When I first got on the property ladder and started living in my own flat by myself the sense of independence and achievement was fantastic. Of course, I had lots of friends in the city and through sports and social I had lots of people and a sense of belonging. When I wasn’t with my friends and family for long periods of several days or sometimes weeks there was a sense of loneliness.
Loneliness comes in all shapes and sizes. There’s lots of loneliness in society due to all sorts of social and economic reasons. Indeed, we can talk about all sorts of less fortunate and disadvantaged people in our society and the causes and effects of loneliness. However, I want to focus on the baby boomers.
According to Connect2Affect, more than 8 million Americans over 50 are affected by isolation, which is a “growing health epidemic”. Therefore, it’s interesting to see how voice recognition devices for the home could help to combat loneliness for vulnerable elderly people.
Amazon’s Alexa can be used for the daily news briefing, finding out the weather and the time. It is all good and well for entertainment. More interesting is how friends and family can stay in touch with the ageing population whether that might be checking on whether they’ve taken their medicines that day or simply asking how they are getting on.
Age UK found that 3.6 million older people live alone, 2 million of whom are 75 or over. Additionally, 1.9 million older adults frequently feel invisible or ignored. These feelings of loneliness can greatly impact a person’s wellbeing, but may be worse for seniors who struggle to interact socially on a regular basis.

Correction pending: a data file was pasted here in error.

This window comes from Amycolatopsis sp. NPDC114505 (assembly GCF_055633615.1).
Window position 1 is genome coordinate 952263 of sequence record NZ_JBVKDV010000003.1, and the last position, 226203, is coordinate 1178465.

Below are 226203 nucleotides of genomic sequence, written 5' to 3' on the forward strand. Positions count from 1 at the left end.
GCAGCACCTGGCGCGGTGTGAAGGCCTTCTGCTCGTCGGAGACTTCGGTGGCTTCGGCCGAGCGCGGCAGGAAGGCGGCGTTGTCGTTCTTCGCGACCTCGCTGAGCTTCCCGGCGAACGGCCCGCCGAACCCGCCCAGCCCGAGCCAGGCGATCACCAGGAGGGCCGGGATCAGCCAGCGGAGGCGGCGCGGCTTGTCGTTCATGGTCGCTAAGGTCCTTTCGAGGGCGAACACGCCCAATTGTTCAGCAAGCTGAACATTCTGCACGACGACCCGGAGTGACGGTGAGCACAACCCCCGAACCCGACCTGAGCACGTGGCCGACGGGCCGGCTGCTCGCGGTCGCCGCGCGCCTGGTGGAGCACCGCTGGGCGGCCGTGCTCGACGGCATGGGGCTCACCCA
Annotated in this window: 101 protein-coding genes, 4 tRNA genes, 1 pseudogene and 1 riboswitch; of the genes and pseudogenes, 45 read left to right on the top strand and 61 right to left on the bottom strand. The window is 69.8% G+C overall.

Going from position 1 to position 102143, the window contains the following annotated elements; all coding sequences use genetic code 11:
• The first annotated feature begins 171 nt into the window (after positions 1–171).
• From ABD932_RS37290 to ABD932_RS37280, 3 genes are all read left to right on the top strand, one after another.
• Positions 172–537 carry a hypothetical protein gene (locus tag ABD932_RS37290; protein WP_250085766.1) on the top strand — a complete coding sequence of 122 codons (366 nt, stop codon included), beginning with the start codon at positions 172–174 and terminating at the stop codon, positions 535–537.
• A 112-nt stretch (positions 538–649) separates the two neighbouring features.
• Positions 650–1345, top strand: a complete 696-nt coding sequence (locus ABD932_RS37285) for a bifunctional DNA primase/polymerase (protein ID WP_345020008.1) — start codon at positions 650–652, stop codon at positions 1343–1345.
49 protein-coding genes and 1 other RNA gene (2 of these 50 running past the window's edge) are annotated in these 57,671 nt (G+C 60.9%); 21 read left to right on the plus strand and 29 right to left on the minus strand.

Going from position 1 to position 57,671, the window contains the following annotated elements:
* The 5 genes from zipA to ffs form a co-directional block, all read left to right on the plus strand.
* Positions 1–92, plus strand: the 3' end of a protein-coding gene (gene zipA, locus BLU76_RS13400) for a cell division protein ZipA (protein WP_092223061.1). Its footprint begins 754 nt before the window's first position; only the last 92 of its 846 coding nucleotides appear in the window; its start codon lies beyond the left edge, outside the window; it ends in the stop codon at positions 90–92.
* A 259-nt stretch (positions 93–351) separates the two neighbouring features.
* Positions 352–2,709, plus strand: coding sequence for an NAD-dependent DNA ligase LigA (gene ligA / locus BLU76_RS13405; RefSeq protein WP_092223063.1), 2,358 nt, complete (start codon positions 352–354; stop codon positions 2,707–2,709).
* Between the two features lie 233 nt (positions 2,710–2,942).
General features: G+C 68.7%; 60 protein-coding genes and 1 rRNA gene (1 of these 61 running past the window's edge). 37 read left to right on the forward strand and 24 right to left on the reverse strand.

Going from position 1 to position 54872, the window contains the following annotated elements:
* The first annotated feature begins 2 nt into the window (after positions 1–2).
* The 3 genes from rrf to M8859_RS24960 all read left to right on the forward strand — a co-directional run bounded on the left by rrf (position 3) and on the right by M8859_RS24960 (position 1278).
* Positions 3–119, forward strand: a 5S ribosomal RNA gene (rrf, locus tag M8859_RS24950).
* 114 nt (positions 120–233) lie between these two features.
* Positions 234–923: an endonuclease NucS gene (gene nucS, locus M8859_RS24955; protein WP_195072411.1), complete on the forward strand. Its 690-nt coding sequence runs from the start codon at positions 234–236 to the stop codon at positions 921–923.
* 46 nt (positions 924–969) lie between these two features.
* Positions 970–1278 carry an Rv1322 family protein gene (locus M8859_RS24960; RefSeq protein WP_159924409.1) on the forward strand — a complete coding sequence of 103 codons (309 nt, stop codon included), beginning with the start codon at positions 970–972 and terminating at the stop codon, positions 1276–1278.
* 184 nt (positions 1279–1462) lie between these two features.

Voice assistants are being increased in use within the health care system. This might be to create a healthcare audit for reporting purposes. Or, it could be to reduce administration time in the back office so that nurses can attend patients more timely. It could be a way in which care homes interact with both the patients but also the wider family on difficult decisions.
Some families live away from their elderly parents and find it difficult to stay in touch with the nursing professionals. Voice messaging can give a greater customer service to the patient and peace of mind to the wider family and loved ones.
There are still certain matters that would be impractical and inappropriate to use voice messaging such as patient confidentiality. You wouldn’t want an elderly patient broadcasting in the living room to other patients with their healthcare issues. You would, however, want loved ones to know of an elderly patient taking a fall and of bad news you want to be delivered early.
The reality is that more often nurses are busy nursing and aren’t manning the phones so voicemail and callbacks are prevalent in nursing homes. Whilst getting a call back from a secretary is okay it’s not as good as getting a voice note from the carer themselves to the family.
So whilst voice messaging comes useful through Alexa Skills and the Amazon Echo and other such devices, there are big opportunities between the nursing professionals and connecting them in a new way to the wider family. By doing this you can drive the productivity of low value admin whilst increasing the levels of service to patients as they grow old.
We will all grow old at some point and in our latter years having a more connected carers network with wider families whether that’s meals on wheels, social workers, nurses or doctors this can only be a good thing for both the patient and the carer.